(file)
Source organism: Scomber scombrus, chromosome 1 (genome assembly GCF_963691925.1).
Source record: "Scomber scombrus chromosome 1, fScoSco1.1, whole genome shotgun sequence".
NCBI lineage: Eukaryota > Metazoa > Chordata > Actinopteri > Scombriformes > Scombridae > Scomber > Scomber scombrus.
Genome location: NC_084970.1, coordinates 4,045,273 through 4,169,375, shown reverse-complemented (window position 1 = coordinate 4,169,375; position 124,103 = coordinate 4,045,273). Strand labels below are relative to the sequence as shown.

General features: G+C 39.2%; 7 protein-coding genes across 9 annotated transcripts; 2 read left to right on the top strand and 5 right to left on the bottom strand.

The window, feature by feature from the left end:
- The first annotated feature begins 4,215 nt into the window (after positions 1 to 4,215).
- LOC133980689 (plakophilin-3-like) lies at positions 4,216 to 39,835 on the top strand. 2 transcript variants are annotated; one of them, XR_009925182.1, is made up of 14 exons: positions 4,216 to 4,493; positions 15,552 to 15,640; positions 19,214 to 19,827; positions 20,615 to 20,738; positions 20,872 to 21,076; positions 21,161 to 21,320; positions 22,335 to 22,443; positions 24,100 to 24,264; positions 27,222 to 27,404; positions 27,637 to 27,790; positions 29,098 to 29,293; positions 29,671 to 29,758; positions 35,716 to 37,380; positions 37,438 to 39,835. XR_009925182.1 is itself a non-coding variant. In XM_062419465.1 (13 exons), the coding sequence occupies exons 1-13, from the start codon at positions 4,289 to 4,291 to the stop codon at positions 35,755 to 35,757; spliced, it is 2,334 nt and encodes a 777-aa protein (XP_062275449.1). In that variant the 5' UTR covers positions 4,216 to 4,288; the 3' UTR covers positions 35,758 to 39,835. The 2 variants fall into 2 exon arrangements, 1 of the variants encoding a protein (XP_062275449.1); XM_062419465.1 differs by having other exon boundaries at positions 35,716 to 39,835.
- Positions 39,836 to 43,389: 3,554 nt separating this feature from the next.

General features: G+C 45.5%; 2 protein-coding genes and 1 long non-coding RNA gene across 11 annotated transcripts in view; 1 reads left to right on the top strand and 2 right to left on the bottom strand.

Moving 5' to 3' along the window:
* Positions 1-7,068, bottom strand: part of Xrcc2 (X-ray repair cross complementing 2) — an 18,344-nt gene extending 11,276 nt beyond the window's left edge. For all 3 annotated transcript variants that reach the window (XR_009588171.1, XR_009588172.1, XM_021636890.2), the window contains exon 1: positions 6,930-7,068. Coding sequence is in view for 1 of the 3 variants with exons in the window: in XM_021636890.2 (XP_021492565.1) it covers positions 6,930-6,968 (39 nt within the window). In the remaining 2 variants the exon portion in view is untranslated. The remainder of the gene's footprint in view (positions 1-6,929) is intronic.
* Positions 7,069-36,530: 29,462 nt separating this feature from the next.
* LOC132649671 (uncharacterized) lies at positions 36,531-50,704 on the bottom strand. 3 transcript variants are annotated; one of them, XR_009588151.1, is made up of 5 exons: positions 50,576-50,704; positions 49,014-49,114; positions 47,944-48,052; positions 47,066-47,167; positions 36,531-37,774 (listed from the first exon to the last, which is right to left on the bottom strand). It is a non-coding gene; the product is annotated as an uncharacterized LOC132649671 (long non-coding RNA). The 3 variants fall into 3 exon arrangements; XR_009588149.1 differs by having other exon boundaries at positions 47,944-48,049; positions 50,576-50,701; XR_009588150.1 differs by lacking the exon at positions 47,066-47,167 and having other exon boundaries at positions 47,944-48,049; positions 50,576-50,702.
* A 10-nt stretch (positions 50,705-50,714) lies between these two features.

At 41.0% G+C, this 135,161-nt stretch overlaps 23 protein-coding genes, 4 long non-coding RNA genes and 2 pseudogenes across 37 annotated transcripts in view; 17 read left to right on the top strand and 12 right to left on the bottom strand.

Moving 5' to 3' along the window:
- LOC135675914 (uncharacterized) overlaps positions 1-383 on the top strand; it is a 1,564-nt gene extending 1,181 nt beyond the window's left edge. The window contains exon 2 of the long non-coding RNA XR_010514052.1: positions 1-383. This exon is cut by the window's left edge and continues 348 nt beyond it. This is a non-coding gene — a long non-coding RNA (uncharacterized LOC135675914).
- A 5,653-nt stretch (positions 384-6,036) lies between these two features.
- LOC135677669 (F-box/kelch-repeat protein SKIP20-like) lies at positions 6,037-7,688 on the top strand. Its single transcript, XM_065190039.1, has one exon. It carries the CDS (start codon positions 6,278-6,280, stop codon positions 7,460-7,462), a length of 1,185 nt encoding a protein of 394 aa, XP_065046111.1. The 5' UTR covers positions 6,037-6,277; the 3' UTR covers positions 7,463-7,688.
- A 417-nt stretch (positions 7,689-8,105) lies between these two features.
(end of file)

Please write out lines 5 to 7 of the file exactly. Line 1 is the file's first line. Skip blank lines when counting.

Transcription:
General features: G+C 39.2%; 7 protein-coding genes across 9 annotated transcripts; 2 read left to right on the top strand and 5 right to left on the bottom strand.

The window, feature by feature from the left end:
- The first annotated feature begins 4,215 nt into the window (after positions 1 to 4,215).